1. Pump: The recirculation pump is responsible for circulating the hot water through the system. It moves the water from the water heater to the desired fixtures and back to the heater again.
  2. Circulation Heaters: Circulation heaters are the heart of heat transfer systems. They heat the circulation fluid to the desired temperature.
  3. Check Valve: A check valve prevents the backflow of the water when the pump is not running. 
  4. Thermostat: The thermostat ensures a consistent water temperature in the system.
  5. Timer: It allows users to schedule when the recirculation pump operates. It saves energy by only running during periods of high demand.
  6. Return Line: The return line is a dedicated pipe that carries the cooled water back to the water heater from the fixtures. 
  7. Sensors: Some advanced recirculating systems may include sensors to monitor water temperature, flow rate, and pressure. These sensors help optimize the system’s performance and efficiency.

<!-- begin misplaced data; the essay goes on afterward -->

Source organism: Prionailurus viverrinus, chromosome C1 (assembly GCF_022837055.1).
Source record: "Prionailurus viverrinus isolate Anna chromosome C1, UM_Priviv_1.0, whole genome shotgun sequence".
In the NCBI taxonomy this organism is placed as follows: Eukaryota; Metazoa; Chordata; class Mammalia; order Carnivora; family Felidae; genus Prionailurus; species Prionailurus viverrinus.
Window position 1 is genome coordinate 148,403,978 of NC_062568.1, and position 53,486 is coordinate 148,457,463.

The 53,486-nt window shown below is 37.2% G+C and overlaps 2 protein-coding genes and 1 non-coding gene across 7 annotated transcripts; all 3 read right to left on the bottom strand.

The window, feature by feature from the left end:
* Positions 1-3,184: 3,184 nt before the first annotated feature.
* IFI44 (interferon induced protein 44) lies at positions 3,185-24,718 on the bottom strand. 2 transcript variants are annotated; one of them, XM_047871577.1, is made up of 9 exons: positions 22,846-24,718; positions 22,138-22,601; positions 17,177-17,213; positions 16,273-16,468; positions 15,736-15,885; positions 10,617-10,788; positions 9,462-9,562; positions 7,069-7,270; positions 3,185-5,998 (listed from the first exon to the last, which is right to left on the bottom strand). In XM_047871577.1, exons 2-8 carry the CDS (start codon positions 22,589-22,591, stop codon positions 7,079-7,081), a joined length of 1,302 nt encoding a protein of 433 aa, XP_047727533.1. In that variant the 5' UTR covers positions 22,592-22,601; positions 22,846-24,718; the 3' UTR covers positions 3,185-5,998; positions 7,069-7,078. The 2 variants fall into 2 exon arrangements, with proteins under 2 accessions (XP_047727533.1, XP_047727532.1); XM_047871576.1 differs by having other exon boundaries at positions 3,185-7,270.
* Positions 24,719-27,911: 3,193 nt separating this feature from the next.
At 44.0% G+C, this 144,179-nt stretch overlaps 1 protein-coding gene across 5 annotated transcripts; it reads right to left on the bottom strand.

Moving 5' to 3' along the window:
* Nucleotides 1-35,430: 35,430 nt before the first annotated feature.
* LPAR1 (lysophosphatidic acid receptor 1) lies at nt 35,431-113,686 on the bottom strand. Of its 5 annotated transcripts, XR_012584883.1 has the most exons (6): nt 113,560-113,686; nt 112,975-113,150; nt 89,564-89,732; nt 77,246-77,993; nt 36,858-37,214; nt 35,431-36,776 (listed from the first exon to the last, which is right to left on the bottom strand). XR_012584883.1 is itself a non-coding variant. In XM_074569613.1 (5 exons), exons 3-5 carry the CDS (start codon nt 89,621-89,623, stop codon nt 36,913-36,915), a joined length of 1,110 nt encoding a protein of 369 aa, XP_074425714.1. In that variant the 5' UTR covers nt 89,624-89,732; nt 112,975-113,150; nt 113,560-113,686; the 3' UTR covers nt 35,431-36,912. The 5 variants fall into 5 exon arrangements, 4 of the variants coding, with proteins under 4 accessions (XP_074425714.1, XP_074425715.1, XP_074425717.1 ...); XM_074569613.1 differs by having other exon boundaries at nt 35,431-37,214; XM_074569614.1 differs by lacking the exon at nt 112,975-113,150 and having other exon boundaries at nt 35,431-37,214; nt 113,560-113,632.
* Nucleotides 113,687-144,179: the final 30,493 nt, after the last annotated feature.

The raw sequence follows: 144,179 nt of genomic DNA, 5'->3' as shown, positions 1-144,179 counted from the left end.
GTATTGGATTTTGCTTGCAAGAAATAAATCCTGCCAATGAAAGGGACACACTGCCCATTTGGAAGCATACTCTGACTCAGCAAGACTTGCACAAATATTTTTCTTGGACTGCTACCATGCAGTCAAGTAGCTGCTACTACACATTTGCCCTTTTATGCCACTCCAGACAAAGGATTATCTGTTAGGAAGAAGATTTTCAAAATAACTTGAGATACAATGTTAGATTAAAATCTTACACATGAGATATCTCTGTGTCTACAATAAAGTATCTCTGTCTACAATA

8. Plumbing Connections: The system requires proper connections to connect the pump, check valve, thermostat, timer, and return line to the water heater and fixtures.

These components work together to maintain a continuous hot water supply throughout the system, minimizing wait times and conserving water.

Appropriate Sensor Placement for Optimal Heating

Proper circulation heater sensor placement plays a vital role in maximizing the efficiency of a hot water circulating heating system. Sensors monitor the water temperature, activating the circulation pump when the temperature drops below a preset level.